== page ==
Where Am I?

Where Am I in the Process?
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I was laying on the couch and all these little men came in with a stretcher and whisked me off to St. Francis Hospital in Beacon. That's the last thing I remember for four months. Hannah Palin: When I finally arrived by my mother's bedside, my stepfather led me into the tiny room where my mother lay hooked up to every conceivable wire and monitor.

I took her hand just to let her know that I was finally there and she responded with a surprisingly tight squeeze. She knew her only child was there and her spirit wanted to let me know how happy she was, but her fragile body just couldn't handle it. Every monitor in the room went crazy. Alarm bells went off. The room became this living thing. Hissing and beeping. Consuming my mother's life blood.

Hannah Palin: Nurses and doctors filled the room.

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My mother tightened her grip on my hand and then I fainted. The mother I grew up with died that day and was replaced by an entirely different person, who just happens to have the same memories and body and family and address as my dead mother. She spent the next three months unconscious in intensive care. After an operation to repair her aneurysm, my mother spent two more months in a regular hospital room. She was able to sit up and talk a little bit and was conscious, although not exactly coherent.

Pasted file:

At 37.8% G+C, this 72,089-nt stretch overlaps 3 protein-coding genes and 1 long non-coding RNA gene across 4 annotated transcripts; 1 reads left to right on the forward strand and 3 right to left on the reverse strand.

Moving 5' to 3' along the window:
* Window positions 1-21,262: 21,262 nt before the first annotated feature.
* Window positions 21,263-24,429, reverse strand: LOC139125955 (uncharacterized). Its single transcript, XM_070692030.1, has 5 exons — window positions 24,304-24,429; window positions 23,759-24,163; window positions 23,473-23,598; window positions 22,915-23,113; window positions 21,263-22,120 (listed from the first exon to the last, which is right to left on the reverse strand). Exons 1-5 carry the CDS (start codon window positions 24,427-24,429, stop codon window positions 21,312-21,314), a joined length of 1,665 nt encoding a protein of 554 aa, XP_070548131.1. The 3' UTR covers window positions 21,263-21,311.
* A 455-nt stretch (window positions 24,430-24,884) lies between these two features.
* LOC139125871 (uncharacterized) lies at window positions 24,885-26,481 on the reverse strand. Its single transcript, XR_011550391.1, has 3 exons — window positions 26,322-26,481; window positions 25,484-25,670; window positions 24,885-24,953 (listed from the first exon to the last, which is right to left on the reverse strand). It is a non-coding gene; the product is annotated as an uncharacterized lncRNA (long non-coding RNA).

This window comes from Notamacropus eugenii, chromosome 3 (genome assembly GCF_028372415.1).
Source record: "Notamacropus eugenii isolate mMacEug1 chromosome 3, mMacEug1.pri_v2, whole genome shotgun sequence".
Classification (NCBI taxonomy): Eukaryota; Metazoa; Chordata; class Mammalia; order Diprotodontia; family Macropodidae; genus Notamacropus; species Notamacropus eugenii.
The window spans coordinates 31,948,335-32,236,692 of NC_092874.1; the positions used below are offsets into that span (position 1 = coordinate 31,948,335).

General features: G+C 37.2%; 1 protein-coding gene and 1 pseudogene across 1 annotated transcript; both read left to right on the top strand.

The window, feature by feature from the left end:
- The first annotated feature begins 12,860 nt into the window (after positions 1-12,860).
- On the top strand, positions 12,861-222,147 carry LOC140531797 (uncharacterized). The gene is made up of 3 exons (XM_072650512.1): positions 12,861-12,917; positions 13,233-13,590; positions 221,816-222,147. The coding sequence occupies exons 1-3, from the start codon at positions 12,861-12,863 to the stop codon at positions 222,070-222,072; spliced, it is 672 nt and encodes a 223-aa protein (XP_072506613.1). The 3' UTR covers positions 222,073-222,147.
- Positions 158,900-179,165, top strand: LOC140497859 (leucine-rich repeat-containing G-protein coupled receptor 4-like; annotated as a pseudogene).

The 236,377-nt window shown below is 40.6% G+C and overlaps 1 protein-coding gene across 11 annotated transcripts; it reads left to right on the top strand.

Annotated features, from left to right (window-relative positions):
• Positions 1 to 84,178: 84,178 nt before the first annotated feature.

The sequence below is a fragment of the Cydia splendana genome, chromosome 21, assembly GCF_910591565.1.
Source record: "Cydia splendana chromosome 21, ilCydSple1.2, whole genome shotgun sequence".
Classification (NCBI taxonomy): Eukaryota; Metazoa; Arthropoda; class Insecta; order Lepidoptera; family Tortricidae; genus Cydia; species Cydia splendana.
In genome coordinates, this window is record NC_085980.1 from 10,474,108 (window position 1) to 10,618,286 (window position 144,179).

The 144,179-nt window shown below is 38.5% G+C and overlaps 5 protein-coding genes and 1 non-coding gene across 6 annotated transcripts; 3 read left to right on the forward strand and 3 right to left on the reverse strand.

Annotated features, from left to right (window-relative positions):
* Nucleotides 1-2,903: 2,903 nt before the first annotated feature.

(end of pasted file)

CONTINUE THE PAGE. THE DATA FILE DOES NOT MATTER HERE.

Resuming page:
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Hannah Palin: One day, I couldn't help but ask where she thought her spirit had gone while the rest of her lay unconscious at the Westchester Medical Center. She told me she'd been in Vietnam. It has something to do with reincarnation, I think. I don't know if that was a previous life or that's the life I'm going to or what but it was so far away from anything I know now.

I know nothing about vegetables and I know nothing about Vietnam and I know nothing about being a little old man, but that's what it was. Hannah Palin: When Christmas came around, my mother was moved to a rehab facility but she was still just the shell of a person. She could barely talk.

She was using a walker. She needed help going to the bathroom. She still had a feeding tube coming out of her stomach. Hannah's Mother: I had to learn to walk again.